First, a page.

For Sunday, December 23, 2012
POSTED: 1:30 a.m. HST, Dec 23, 2012
State and feds both put in $50K toward marine debris cleanup
Officials in Hawaii are making plans to spend $100,000 on marine debris cleanup.
That figure includes $50,000 from the National Oceanic and Atmospheric Administration and a $50,000 matching grant from the state Department of Land and Natural Resources.
NOAA provided grants of $50,000 to each of the five Western states expected to be affected by debris from the 2011 tsunami in Japan.
Laura McIntyre, with the state Health Department, said officials are finalizing a solicitation to beach cleanup groups and nonprofits. The solicitation is expected to go out in February, with hopes of funding at least four groups.
McIntyre said Hawaii usually sees an increase in marine debris reaching its shores during the winter. The goal is to spend the money on cleanup activities by the end of this summer.
Meanwhile Saturday, a team of experts was trying to confirm that a dock with Japanese writing that washed up on a Washington state beach was debris from the tsunami.
Kenoi approves rules for ban on plastic bags
New rules for phasing out plastic checkout bags on Hawaii island were approved last week by Mayor Billy Kenoi.
The Hawaii Tribune-Herald reports that the county Department of Environmental Management spent most of this year finalizing the rules.
Retailers have one year, beginning Jan. 17, to phase out their supply of single-use plastic bags. During the first year, retailers may offer plastic bags at a cost to customers.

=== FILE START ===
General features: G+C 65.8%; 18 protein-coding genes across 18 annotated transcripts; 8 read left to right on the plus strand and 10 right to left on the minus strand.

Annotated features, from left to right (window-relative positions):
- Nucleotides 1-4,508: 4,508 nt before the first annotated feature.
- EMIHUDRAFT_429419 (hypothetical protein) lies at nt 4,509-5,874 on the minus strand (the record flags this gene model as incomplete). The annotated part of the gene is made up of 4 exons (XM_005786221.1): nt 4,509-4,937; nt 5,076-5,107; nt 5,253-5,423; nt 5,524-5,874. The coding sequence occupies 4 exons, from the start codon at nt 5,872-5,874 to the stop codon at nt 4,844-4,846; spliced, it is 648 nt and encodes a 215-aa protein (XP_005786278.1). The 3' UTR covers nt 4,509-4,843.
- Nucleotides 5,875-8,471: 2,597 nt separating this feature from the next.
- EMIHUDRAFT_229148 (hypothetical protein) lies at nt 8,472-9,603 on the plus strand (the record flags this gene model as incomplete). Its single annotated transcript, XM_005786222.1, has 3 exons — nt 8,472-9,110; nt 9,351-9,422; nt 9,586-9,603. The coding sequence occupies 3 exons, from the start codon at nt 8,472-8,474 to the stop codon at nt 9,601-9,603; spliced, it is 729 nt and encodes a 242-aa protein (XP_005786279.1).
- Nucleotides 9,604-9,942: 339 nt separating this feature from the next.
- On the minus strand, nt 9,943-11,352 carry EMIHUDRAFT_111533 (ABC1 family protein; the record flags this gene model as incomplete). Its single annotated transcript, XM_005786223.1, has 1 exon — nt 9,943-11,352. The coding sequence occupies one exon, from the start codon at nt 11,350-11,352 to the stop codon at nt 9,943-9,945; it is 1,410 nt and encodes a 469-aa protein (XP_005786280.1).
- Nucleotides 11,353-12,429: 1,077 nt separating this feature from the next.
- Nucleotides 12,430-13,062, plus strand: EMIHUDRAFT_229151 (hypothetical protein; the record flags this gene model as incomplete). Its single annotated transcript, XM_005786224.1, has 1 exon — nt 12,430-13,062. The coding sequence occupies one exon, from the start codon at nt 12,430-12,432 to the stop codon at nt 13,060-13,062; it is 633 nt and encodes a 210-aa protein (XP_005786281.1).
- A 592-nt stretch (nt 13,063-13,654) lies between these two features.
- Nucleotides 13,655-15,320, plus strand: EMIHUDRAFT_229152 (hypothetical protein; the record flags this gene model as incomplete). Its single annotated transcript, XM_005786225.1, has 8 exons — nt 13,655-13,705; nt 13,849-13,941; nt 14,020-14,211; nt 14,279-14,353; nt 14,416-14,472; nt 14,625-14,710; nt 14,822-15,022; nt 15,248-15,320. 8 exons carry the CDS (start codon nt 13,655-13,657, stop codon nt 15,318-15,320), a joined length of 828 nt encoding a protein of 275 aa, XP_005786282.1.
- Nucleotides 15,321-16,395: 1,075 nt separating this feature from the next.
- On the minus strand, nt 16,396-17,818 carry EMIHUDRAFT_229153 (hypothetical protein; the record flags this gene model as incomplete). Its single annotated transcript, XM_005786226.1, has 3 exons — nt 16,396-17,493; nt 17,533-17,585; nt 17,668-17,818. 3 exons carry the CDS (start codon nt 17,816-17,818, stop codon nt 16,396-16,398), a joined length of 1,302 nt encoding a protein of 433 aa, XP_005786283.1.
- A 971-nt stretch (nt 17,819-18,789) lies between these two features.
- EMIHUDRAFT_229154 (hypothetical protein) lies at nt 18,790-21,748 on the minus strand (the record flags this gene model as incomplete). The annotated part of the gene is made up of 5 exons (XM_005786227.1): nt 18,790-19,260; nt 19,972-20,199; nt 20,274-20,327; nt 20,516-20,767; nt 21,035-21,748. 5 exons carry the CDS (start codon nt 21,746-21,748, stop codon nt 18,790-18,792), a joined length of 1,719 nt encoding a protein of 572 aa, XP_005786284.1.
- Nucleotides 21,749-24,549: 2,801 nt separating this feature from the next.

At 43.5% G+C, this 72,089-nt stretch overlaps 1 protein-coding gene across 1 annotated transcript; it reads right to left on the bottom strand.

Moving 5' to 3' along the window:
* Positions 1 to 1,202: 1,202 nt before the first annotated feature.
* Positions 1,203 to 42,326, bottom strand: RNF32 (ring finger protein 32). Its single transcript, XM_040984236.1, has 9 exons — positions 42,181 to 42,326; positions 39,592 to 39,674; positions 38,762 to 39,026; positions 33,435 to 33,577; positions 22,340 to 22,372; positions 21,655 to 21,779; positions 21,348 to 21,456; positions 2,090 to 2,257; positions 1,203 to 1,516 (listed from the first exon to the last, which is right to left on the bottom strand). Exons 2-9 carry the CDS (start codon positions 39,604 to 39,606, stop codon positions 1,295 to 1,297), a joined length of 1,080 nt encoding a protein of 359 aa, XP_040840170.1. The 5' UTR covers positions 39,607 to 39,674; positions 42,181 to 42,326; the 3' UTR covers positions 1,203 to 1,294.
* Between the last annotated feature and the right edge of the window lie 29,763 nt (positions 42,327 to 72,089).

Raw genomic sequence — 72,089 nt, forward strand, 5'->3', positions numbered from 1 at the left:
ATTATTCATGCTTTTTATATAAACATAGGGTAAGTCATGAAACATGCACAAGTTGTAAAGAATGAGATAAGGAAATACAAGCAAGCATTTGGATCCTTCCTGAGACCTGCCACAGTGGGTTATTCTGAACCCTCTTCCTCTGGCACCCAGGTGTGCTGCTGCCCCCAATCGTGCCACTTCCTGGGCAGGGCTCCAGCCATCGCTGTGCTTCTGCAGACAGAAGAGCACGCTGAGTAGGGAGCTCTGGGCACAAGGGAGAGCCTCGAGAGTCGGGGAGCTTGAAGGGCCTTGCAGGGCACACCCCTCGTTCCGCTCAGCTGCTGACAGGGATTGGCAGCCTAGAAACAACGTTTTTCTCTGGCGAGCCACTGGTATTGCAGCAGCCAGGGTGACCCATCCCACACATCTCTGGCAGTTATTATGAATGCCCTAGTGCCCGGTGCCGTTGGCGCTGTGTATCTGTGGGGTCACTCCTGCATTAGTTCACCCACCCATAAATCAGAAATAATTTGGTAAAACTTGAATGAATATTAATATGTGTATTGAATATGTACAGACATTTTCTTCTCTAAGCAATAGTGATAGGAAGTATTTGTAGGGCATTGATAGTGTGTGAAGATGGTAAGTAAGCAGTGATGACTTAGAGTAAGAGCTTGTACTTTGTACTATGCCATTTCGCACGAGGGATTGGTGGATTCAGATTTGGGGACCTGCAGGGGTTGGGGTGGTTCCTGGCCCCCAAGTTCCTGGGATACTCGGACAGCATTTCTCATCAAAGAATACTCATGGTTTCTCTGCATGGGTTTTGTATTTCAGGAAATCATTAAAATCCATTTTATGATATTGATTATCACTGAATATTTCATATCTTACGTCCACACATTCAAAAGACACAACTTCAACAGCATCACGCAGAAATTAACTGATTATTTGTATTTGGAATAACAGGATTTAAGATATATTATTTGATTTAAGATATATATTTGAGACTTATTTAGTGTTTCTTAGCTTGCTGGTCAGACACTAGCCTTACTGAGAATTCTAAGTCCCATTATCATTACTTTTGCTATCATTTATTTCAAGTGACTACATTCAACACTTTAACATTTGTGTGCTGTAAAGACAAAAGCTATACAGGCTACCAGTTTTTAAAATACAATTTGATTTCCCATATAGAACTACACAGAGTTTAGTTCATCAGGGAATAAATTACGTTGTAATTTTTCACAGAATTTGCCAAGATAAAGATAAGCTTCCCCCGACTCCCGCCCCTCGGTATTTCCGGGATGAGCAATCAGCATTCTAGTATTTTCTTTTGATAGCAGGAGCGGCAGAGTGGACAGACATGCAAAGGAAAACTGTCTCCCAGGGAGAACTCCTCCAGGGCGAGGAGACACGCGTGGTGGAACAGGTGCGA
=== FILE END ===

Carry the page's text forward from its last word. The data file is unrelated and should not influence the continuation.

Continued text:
Reusable bags, including plastic ones that are at least a thousandth of an inch thick, and paper bags are allowed. Also allowed will be bags without handles offered to prevent contamination of food, such as raw meat, frozen food, deli items and unpackaged bakery items; bags without handles for pro- duce, nuts, grains, cereal, flour, rice and candy; bags for protecting garments at a laundry or formalwear retailer; bags without handles for small retail items, including jewelry, buttons, beads, ribbon and hardware items; and bags for prescription drugs.
Kenoi said nonprofit organizations are exempt from the rules.
Fines range from $250 for an initial violation notice to up to $1,000 per day.
Bag bans are already in effect in Maui County and on Kauai.
Abandoned house burns on Valley Isle
The cause of a fire that started in a 4,800-square-foot abandoned home early Saturday morning in Lahaina is undetermined, Maui Fire Department officials said.
The fire started just after 1 a.m. and extensively damaged the three-bedroom, single-story home at an estimated cost of $200,000.
Officials said it was brought under control 25 minutes after the first firefighters arrived at 233 Lahainaluna Road to find 50 percent of the structure ablaze.
No injuries were reported, and the fire was out at 6:19 a.m.